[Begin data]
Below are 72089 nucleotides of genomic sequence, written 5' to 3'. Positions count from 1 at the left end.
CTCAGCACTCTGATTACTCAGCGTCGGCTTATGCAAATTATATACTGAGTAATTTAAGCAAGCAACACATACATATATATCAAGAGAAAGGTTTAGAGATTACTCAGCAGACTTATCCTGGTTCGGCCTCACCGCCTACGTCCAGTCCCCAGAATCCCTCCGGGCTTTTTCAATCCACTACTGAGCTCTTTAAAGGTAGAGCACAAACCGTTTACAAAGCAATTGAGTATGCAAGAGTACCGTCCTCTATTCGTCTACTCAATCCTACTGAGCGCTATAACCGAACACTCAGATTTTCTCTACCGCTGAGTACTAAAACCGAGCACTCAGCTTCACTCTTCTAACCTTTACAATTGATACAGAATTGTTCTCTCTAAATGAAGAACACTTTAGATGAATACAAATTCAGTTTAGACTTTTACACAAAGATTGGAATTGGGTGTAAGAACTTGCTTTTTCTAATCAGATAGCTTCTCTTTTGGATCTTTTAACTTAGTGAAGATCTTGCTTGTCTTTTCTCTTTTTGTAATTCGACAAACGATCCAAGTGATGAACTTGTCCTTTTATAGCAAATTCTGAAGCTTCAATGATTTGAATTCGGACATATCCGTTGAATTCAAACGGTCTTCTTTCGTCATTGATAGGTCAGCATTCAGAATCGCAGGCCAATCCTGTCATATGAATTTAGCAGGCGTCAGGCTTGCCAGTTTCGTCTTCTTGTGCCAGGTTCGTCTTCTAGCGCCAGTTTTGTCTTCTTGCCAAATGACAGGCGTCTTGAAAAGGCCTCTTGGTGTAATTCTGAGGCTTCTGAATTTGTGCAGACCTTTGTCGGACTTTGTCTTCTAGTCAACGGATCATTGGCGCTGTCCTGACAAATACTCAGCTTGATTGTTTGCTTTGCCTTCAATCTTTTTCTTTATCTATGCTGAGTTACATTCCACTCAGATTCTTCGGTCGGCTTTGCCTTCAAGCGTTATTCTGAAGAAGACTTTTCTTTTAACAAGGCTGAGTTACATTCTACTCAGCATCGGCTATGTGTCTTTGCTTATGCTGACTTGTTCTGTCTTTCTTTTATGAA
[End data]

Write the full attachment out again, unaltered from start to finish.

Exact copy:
Below are 72089 nucleotides of genomic sequence, written 5' to 3'. Positions count from 1 at the left end.
CTCAGCACTCTGATTACTCAGCGTCGGCTTATGCAAATTATATACTGAGTAATTTAAGCAAGCAACACATACATATATATCAAGAGAAAGGTTTAGAGATTACTCAGCAGACTTATCCTGGTTCGGCCTCACCGCCTACGTCCAGTCCCCAGAATCCCTCCGGGCTTTTTCAATCCACTACTGAGCTCTTTAAAGGTAGAGCACAAACCGTTTACAAAGCAATTGAGTATGCAAGAGTACCGTCCTCTATTCGTCTACTCAATCCTACTGAGCGCTATAACCGAACACTCAGATTTTCTCTACCGCTGAGTACTAAAACCGAGCACTCAGCTTCACTCTTCTAACCTTTACAATTGATACAGAATTGTTCTCTCTAAATGAAGAACACTTTAGATGAATACAAATTCAGTTTAGACTTTTACACAAAGATTGGAATTGGGTGTAAGAACTTGCTTTTTCTAATCAGATAGCTTCTCTTTTGGATCTTTTAACTTAGTGAAGATCTTGCTTGTCTTTTCTCTTTTTGTAATTCGACAAACGATCCAAGTGATGAACTTGTCCTTTTATAGCAAATTCTGAAGCTTCAATGATTTGAATTCGGACATATCCGTTGAATTCAAACGGTCTTCTTTCGTCATTGATAGGTCAGCATTCAGAATCGCAGGCCAATCCTGTCATATGAATTTAGCAGGCGTCAGGCTTGCCAGTTTCGTCTTCTTGTGCCAGGTTCGTCTTCTAGCGCCAGTTTTGTCTTCTTGCCAAATGACAGGCGTCTTGAAAAGGCCTCTTGGTGTAATTCTGAGGCTTCTGAATTTGTGCAGACCTTTGTCGGACTTTGTCTTCTAGTCAACGGATCATTGGCGCTGTCCTGACAAATACTCAGCTTGATTGTTTGCTTTGCCTTCAATCTTTTTCTTTATCTATGCTGAGTTACATTCCACTCAGATTCTTCGGTCGGCTTTGCCTTCAAGCGTTATTCTGAAGAAGACTTTTCTTTTAACAAGGCTGAGTTACATTCTACTCAGCATCGGCTATGTGTCTTTGCTTATGCTGACTTGTTCTGTCTTTCTTTTATGAA